Jack McLamb, 56
Of the sprinkling of law enforcement professionals who supported the Patriot movement, retired Phoenix, Ariz., cop Jack McLamb became by far best known, speaking at Patriot events around the country.
Describing himself as the most highly decorated officer in the history of his police department, McLamb ran an outfit called Police Against the New World Order that he claimed had a highly unlikely 6,300 members.
He produced a periodical called Aid & Abet Police Newsletter and, most famously, a 75-page conspiracist document entitled Operation Vampire Killer 2000: American Police Action Plan for Stopping World Government Rule.
McLamb embraced a panoply of conspiracy theories. He told a 1996 rally that government officials were smuggling drugs into the country in a bid to incite racial hatred.
In 1999, he asserted that Vice President Gore intended to reduce world population by 90% through some kind of end-of-the-millennium Y2K plot. He suggested that Communist-led Latinos planned to take over the Southwest.
Along with his friend, Green Beret-turned-Patriot James "Bo" Gritz, he sold plots of land in Idaho as the perfect place to survive the coming troubles.
But when the much ballyhooed "Y2K" collapse failed to materialize, McLamb began to peddle his ideas on the tax protest circuit, instructing students last fall that "Taxes are Voluntary!"
'Itching for a Standoff'
Norm Olsen, 53
From the very beginning, Norman E. Olson was a radical among radicals. After starting the Michigan Militia in April 1994 as one of the first major militia groups, Olson helped make his home state one of the leading spots for Patriot activity.
He drew widespread attention after reporting Oklahoma City conspirator Terry Nichols had attended one of the meetings of the Michigan Militia, which he claimed counted 12,000 members.
But Olson, a Baptist preacher who spends time in his Alanson gun store wearing a camouflage military outfit, alienated his colleagues after Oklahoma by offering reporters an incredible theory: The Japanese government had bombed the federal building there as a return favor for the sarin gas subway attack that he said the U.S. government carried out in Tokyo.
Unceremoniously booted out by his comrades-in-arms, Olson started another group, the Northern Michigan Regional Militia, while attacking his former friends as "too moderate." In the run-up to the millennial date change, Olson predicted government collapse and worse as a result of the "y2k" computer bug — a collapse he welcomed.
"We're itching for a standoff someplace," he told The Washington Post in late 1999. "Any movement needs a good and noble rallying point, an Alamo or a 'Remember the Maine,' and this could be it."
The Price of Truth
John Parsons, 51
Many thousands of people left the Patriot movement in the late 1990s, tired of waiting for the revolution that never came, scared off by arrests or diverted into harder line groups. John Parsons left because he had to.
As early as 1995, the head of the Tri-States Militia of South Dakota — a national umbrella group that grew to have affiliates in 32 states — told a reporter that his followers "despise terrorists."
In July of that year, he organized a summit of militias from 18 states, creating a free hotline number to quash "rumors about purple spaceships and U.N. vehicles on a freight train across the Atlantic."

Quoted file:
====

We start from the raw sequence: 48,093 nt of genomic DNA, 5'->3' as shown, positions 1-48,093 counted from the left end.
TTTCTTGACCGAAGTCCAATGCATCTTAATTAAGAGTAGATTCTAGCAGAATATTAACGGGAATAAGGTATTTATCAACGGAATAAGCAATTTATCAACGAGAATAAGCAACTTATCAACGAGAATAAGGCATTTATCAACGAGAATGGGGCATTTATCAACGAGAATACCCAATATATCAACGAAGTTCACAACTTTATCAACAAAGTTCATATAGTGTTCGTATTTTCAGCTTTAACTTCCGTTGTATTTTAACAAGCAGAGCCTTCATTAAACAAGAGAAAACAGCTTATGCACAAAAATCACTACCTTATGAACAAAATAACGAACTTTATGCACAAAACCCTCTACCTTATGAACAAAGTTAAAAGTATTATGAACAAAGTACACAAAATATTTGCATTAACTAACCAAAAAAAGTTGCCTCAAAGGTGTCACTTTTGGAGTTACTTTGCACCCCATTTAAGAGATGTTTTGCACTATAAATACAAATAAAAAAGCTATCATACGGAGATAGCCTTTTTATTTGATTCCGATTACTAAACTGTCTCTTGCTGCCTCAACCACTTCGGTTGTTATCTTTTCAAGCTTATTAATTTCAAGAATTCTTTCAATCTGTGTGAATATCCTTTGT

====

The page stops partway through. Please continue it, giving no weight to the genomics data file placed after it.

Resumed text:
Parsons believed in many militia articles of faith, in particular the threat of a coming New World Order, but he faced a moral dilemma when an Oklahoma militant approached his group for help in building bombs.
After a long period of soul-searching, which included standing before the bombed-out federal building in Oklahoma, Parsons decided to tell authorities about Willie Ray Lampley's plans to bomb the Southern Poverty Law Center and offices of the Anti-Defamation League. Even harder, he agreed to testify in court, where it came out he'd been on the FBI payroll.
After Lampley was convicted, the FBI told Parsons his life might be in danger. In 1996, Parsons appears to have disappeared, quite likely, as is widely rumored in the militia world, into the witness protection program.
The 'Two-Bomb' General
Benton Partin, 74
Patriot ideologues have long scoffed at the work of scholars and specialists, but like conspiracy theorists everywhere, they love a credentialed expert who is on their side. Such was the case with retired Brig. Gen. Benton Partin, a 31-year Air Force veteran who provided Patriots with their core theory about the Oklahoma bombing.
In press conferences, at Patriot gatherings and in letters to politicians, Partin expounded on his idea that the truck bomb driven by Timothy McVeigh "could not possibly" have destroyed the Alfred P. Murrah Federal Building by itself. Claiming long experience in weapons design, Partin — who retired in 1979 — said photographs of the damage convinced him there were other bombs inside the building.
Although Partin didn't say so, other Patriots expanded on this theory to accuse the government of bombing its own building to create an excuse for passing draconian anti-terrorism legislation.
Ultimately, Partin became a proponent of a whole pantheon of conspiracy theories. He claimed that federal agents used explosives to breach the Davidian compound in Waco — a charge for which there is no evidence.
He produced a hyper-conspiratorial video entitled, "Globalism: The Program." And, never one to pass up a possible plot, he said TWA Flight 800 was hit by a surface-to-air missile. Partin did finally present his Oklahoma bomb theory to a grand jury, which roundly rejected the concept.